Thursday, December 22, 2016

The Danger or Glorified Sin

I was talking with a counselor once about how sins often breed other sins. We were talking about the sin of adultery specifically, that when a person commits adultery, the other person in the marriage is much more likely to commit adultery, because it becomes an option. I found it interesting how my counselor friend shared that often the sins of one person opens the doors for others.

There are some things that we would never consider doing, and it seems like no one could do anything, we are afraid of the consequences and the price. One day our friends try it and they live to tell the tale, they may even enjoy it. They didn't die, lightening didn't strike and no one died. This happens with teens with sex. One teen has sex and tells their friends about the experience. It then is no longer a big, strange thing, but something their friends are doing.

It seems to be part of human nature that when someone tries something, we want to try it too. We have to realize that if someone makes a mistake, commits a sin and does the wrong thing, we may not always see the consequences. We may not see how it effects them, it may seem like there isn't a cost. There is. If someone introduces you to a new way to sin, it's not an open invitation. There is still a cost and a price to be paid.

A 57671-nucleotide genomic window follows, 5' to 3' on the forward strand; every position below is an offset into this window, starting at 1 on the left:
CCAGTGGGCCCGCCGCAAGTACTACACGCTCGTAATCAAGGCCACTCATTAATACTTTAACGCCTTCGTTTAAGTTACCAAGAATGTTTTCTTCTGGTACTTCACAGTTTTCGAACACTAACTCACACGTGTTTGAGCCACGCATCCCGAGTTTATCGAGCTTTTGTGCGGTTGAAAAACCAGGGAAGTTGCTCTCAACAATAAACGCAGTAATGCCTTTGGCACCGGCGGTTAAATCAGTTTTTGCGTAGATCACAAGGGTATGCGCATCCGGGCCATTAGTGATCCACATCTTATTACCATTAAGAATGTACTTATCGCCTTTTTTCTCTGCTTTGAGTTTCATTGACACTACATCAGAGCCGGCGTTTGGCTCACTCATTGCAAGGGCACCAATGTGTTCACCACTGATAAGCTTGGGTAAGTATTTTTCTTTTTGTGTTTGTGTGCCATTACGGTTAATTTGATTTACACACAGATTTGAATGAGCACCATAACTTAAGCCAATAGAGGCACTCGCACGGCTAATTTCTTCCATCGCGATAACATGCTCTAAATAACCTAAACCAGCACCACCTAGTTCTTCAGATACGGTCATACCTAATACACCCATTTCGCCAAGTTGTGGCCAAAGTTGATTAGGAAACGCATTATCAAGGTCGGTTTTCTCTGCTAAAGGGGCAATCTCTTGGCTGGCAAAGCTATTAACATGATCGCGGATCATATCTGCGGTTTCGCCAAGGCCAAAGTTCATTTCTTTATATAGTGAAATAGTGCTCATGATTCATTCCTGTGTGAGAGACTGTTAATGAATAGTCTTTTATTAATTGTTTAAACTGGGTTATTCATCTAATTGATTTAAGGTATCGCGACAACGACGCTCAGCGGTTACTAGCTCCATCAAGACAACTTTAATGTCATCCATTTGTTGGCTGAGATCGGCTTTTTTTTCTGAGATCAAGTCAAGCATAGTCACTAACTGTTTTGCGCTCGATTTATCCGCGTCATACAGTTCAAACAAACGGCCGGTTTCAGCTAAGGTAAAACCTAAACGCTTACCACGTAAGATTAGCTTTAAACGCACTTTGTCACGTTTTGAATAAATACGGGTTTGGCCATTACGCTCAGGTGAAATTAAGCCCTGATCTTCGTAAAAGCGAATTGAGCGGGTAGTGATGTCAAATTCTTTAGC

In the same way, we have to be careful how we talk to others about our sin. Just like with the married couple and adultery, we don't want to make our sin an option for someone else. We don't want to make it seem like we "got away" with it or pulled a fast one on God. The truth is, even if there isn't any visible cost, our sin always has a price and it causes problems. It disrupts relationships and causes problems, even when it's hard to see. It's important not to glorify our sin and share it in a way that can cause others to stumble.

When we confess our sins to others, there are things to remember. You should confess and have accountability with a person or people, but we need to choose wisely. You shouldn't be random in your confessions. It should be a mature believer, someone you trust and depend on. It should be someone who won't lead you into temptation or cause you to stumble, and in the same way not to cause others to stumble. We have to make sure we don't cause others to fall, but instead support them in the areas we have learned lessons and failed. Never brag about your sin, or get caught in a competition to see who has sinned the worst. Paul shared that he was a sinner, but did not give specifics or list all the ways he sinned. In the same way, we can acknowledge we are sinners without giving specifics. A man can share that he struggles with lust without painting a mental image of who he lusts after. A woman can share she struggles with jealousy without listing all the things she wished she had that she was jealous of. A couple can share they need prayer for some issues in their marriage without airing all of their dirty laundry for the world to see.

Let's be open, let's stay accountable but we wise about it. Let's make sure we are concerned and cautious about others. Let's not make our sin an option or others and ensure the sins of others doesn't become an option for us. It's a lot of work and takes diligence, but it will be worth it.

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